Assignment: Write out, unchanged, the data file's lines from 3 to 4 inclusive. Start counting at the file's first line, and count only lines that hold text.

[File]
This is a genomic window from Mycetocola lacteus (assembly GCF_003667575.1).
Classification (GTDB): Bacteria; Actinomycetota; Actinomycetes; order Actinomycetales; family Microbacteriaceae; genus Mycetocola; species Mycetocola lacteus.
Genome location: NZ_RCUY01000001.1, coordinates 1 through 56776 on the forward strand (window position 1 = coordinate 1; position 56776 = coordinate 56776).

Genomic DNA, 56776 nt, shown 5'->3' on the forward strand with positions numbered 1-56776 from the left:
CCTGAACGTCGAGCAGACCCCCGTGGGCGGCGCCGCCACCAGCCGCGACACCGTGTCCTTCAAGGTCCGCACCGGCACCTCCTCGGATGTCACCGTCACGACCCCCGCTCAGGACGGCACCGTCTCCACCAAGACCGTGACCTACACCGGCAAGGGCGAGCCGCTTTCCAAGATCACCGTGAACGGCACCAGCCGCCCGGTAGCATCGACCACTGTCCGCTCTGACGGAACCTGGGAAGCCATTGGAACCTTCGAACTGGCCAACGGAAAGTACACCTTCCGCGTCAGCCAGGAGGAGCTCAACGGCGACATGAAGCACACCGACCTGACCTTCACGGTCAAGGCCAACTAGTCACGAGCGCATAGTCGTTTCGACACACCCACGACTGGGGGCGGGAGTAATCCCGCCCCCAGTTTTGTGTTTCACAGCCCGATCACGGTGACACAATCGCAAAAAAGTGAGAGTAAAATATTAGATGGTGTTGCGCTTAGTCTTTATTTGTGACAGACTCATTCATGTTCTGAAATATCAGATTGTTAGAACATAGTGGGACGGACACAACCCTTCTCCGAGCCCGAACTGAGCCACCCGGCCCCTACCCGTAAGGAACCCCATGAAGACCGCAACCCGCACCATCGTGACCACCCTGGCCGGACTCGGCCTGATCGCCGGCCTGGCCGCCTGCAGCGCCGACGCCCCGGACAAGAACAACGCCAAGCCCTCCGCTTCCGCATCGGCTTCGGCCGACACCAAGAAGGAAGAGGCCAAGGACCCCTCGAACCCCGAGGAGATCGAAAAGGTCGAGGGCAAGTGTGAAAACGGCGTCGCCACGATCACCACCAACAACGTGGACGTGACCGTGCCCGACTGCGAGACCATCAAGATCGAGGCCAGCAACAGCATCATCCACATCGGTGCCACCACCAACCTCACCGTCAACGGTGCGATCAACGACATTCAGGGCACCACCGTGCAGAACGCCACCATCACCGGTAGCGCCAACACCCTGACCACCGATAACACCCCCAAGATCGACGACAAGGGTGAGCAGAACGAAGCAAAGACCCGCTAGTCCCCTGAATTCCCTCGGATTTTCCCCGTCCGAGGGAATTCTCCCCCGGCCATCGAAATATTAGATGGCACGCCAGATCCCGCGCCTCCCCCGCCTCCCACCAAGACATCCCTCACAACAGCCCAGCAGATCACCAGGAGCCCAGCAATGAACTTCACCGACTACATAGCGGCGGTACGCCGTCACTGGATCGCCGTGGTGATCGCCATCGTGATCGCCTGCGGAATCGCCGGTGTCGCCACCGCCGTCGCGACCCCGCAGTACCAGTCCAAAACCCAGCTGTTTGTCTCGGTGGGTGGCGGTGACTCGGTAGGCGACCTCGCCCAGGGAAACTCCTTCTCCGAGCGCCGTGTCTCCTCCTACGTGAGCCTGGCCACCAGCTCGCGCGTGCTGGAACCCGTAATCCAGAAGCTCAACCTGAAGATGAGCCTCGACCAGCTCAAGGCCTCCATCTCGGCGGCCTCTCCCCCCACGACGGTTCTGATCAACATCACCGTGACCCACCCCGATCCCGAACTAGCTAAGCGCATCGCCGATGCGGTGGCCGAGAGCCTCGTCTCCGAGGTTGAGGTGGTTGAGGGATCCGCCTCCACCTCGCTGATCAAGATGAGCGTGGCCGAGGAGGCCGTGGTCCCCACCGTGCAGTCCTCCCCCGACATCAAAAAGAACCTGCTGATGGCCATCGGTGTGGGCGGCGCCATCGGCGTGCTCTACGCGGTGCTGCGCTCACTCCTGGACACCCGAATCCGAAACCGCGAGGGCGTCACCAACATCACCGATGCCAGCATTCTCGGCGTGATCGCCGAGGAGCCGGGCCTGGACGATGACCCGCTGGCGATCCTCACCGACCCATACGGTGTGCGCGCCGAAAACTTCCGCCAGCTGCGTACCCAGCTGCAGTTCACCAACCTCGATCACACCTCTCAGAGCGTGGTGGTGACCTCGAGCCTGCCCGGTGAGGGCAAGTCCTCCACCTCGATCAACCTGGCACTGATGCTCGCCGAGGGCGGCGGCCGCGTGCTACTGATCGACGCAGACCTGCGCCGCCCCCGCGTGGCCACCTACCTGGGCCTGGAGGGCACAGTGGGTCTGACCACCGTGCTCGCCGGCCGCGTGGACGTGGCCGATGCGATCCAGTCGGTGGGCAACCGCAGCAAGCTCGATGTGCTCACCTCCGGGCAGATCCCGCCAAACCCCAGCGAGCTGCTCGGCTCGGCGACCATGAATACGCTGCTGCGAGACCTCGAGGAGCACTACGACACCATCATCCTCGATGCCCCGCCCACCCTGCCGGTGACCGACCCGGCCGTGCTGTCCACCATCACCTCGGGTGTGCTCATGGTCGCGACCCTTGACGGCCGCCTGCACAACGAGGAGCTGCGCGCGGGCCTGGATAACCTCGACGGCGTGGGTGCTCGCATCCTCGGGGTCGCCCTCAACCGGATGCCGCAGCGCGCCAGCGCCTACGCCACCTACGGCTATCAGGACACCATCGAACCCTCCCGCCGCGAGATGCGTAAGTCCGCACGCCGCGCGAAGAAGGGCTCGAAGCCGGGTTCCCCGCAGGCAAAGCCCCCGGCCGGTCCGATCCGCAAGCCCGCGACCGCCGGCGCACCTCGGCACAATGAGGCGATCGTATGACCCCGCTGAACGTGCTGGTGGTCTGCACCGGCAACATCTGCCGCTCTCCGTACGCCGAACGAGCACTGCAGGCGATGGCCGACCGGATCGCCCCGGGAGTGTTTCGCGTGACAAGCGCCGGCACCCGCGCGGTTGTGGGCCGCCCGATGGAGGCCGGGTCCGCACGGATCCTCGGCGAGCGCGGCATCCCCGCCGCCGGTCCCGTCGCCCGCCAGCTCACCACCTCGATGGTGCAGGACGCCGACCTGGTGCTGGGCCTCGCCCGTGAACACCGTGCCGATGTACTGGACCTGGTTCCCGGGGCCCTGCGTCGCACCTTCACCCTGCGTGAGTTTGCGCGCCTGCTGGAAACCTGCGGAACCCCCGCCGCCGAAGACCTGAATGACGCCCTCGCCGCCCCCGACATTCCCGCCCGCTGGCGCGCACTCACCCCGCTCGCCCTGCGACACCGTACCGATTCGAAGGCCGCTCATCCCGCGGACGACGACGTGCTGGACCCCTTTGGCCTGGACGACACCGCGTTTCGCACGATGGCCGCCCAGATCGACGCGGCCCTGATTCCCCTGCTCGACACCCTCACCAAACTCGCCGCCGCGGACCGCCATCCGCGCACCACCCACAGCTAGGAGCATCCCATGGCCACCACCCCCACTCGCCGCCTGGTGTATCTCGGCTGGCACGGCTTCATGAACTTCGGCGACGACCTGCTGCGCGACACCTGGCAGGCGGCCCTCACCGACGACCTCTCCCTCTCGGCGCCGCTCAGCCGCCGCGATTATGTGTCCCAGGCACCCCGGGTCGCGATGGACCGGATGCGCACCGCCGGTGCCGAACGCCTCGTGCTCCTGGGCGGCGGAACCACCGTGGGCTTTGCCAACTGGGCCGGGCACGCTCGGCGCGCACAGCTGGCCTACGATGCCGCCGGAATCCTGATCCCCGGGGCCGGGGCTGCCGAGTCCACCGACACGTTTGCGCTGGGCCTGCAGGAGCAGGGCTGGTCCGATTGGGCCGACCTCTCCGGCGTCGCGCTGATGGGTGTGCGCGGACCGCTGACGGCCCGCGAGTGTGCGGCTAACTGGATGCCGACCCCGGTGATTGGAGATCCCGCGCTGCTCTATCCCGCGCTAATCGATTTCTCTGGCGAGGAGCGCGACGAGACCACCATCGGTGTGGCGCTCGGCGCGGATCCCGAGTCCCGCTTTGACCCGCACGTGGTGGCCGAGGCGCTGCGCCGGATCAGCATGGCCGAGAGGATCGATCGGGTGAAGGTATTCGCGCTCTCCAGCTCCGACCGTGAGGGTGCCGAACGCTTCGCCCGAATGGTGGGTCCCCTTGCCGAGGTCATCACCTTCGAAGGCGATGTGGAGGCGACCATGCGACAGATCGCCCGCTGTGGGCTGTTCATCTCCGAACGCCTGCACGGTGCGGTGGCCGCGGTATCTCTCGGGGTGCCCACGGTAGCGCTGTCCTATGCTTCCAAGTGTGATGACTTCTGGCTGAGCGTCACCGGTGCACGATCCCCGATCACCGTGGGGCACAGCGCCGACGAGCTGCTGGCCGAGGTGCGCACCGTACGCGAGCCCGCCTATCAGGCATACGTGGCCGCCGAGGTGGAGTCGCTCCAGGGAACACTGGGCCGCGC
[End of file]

Genome location: NZ_RCUY01000001.1, coordinates 1 through 56776 on the forward strand (window position 1 = coordinate 1; position 56776 = coordinate 56776).

Genomic DNA, 56776 nt, shown 5'->3' on the forward strand with positions numbered 1-56776 from the left: